With a 146-128 win, the Philadelphia 76ers joined the growing list of teams that have already flattened the Washington Wizards. Embiid was hardly the only reason for the drubbing, and Gafford often held his own against the reigning MVP. But the gulf in talent between the two teams looked as wide as the Delaware River, and new Philadelphia coach Nick Nurse had his team’s offense flowing steadily, unencumbered.
It was the second time already the Wizards (1-5) have given up more than 140 points — the first came in their season-opening loss at Indiana.
Kyle Kuzma chalked up the defensive woes to the team’s lack of attention to detail and knowledge about their opponents’ tendencies. Gafford said it’s more about the players holding each other responsible. There are roster limitations, too, of course — the Wizards don’t have many defensive-minded players.
“That really just pretty much comes with the guys on the floor at the time,” Gafford said. “Coaches can help us out, too, when it comes to the schemes and everything, making adjustments. But [it’s] pretty much just us holding each other accountable, being there for each other and not taking plays off.”
The 76ers (5-1) used a 42-point second quarter to take control for good, but Embiid wasn’t finished. He had 48 points, including 29 in the third quarter, and 11 rebounds to lead a seamless offense that peaked at 60 percent shooting as “MVP” chants rained down from a full crowd at Wells Fargo Center. The home team led by 27 early in the fourth.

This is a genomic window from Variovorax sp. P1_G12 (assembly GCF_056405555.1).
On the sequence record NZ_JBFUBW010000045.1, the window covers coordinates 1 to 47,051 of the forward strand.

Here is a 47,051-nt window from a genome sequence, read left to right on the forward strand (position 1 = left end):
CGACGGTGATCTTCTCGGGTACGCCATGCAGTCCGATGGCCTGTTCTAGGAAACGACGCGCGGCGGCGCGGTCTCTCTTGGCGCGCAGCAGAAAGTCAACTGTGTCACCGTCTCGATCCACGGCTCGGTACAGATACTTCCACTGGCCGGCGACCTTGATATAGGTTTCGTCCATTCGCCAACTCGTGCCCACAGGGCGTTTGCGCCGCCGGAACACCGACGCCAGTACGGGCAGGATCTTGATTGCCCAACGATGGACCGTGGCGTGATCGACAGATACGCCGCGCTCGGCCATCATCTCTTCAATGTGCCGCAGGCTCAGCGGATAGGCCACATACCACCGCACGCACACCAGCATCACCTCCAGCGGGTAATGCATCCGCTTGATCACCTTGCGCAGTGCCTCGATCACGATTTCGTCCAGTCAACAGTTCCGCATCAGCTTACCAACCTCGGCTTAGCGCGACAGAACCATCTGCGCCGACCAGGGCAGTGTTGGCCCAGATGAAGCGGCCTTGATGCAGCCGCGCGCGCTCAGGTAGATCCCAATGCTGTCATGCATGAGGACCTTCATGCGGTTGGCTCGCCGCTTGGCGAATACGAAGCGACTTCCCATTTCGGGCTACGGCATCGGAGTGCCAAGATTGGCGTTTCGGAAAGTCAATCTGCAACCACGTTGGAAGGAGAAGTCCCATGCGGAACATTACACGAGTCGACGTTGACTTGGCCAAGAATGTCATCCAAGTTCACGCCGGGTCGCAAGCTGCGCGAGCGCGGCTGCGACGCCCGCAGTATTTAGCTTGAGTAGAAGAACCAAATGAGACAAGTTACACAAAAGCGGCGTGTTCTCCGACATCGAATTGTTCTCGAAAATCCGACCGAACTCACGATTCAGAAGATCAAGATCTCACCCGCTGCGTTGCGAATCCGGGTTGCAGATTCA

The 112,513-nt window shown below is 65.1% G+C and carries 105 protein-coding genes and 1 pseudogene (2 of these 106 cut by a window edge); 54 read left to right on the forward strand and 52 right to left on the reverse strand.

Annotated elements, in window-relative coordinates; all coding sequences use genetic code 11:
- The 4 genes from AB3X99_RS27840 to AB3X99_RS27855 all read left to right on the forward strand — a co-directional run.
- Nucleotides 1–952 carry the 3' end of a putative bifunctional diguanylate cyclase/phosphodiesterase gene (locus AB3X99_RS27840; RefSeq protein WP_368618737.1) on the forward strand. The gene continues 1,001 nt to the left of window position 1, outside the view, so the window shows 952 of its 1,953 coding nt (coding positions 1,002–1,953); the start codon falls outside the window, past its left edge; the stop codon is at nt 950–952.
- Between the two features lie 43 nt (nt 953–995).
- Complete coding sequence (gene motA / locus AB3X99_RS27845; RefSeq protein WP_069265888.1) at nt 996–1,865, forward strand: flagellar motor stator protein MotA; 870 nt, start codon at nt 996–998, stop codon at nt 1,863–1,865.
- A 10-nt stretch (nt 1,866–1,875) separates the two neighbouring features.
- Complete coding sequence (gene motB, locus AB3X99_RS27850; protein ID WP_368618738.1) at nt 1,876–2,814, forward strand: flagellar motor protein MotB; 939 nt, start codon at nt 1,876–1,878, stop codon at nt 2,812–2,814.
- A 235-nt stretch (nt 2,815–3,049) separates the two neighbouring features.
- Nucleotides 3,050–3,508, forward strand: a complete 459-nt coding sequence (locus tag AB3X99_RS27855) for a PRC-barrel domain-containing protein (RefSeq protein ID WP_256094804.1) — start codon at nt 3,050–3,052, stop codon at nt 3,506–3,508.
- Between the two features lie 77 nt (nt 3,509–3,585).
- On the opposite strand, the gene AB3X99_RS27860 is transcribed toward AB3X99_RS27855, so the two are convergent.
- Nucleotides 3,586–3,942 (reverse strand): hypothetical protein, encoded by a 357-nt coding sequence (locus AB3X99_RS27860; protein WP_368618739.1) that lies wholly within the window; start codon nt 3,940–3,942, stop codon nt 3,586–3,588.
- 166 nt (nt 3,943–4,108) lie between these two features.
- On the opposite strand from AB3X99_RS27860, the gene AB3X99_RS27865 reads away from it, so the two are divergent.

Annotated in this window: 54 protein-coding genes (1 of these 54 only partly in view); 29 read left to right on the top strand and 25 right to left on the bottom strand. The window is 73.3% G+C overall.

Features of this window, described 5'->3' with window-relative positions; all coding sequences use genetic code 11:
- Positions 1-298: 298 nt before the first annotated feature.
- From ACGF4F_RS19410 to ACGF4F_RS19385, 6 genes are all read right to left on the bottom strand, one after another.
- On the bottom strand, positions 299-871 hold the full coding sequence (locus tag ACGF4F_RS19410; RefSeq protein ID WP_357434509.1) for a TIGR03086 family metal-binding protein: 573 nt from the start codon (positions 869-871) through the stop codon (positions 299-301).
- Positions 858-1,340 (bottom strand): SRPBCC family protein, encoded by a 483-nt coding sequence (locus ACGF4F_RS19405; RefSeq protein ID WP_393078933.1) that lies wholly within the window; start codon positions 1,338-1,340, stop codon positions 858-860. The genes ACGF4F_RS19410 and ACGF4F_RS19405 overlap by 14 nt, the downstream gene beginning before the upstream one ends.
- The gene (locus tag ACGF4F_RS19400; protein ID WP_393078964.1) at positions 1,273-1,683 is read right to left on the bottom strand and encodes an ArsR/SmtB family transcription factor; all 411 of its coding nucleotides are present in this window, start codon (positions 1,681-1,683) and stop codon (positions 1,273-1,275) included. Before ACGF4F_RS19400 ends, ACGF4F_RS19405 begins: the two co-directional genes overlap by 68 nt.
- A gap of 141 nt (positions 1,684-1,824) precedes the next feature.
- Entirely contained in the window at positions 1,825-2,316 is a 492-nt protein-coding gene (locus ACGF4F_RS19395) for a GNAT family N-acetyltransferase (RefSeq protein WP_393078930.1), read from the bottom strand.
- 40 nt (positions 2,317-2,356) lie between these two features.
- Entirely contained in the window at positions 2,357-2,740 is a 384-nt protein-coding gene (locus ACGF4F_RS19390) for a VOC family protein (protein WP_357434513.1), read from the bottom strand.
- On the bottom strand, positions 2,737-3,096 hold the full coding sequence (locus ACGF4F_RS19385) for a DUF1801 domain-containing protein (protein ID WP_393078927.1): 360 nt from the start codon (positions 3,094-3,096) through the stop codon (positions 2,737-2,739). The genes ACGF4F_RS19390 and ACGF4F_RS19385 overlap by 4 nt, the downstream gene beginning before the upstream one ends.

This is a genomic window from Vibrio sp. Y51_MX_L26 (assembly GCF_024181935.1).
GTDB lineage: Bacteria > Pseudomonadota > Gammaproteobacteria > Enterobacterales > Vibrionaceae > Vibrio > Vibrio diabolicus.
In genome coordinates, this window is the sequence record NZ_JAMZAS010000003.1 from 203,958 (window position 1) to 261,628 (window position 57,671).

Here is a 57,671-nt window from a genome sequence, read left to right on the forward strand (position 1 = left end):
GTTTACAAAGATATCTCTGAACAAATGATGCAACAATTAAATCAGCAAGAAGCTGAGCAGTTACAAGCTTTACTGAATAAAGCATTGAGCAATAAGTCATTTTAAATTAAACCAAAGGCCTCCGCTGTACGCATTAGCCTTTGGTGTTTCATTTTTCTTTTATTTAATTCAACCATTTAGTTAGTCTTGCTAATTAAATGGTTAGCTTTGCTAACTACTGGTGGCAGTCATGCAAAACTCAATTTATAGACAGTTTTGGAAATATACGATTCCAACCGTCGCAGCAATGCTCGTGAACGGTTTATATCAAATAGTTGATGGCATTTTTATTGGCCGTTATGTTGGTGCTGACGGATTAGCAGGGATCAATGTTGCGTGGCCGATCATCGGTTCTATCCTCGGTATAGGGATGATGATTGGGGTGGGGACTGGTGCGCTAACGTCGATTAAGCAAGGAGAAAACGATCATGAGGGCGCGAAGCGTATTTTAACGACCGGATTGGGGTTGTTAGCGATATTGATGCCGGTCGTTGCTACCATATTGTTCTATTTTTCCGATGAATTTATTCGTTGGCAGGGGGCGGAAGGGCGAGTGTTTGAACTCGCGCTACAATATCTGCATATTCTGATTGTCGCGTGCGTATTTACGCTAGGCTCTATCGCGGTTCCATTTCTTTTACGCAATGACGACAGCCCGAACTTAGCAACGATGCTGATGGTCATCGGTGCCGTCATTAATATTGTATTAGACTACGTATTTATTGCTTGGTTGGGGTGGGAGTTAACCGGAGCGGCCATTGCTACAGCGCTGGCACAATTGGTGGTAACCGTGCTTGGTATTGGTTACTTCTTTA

Philadelphia had no trouble whipping the ball past Washington’s defense to any of its offensive threats. Tobias Harris pitched in 18 points, De’Anthony Melton added a casual 14, and Nicolas Batum lit the Wizards up from the three-point line for 11 points in 17 minutes. Tyrese Maxey, the guard being positioned as Embiid’s homegrown sidekick in the wake of James Harden’s trade, drove his way to 22 points and added 11 assists. What Coach Wes Unseld Jr. said about his team’s performance against the Pacers once again held true: It was an all-you-can-eat buffet.
“I thought our effort was good. It’s just that we made a lot of coverage mistakes,” Unseld said. “And with a team like this, a really talented team, they’re going to make you pay for it.”
Washington, as it did in recent losses to Atlanta and Miami, started strong before its play fell off a cliff — the nosedive just happened earlier this time around.
Gafford and Deni Avdija did well going up against Embiid to start. Avdija was on time with his help, and Gafford was commendably active against the big man as the primary defender; he had three dunks and five blocks in the first nine minutes before checking out with the Wizards leading by one. But the second unit couldn’t keep Embiid at bay — Unseld deployed perhaps his most physical center, 6-foot-6, 235-pound Eugene Omoruyi, in the first quarter — and the 76ers hustled to speed up the pace, which earned them regular trips to the foul line, where they made 32 of 36 attempts.
Kuzma led five Wizards scorers in double figures with 28 points, six rebounds and four assists. Jordan Poole had 23 points and six assists, and Avdija had 16 points, five rebounds and six assists.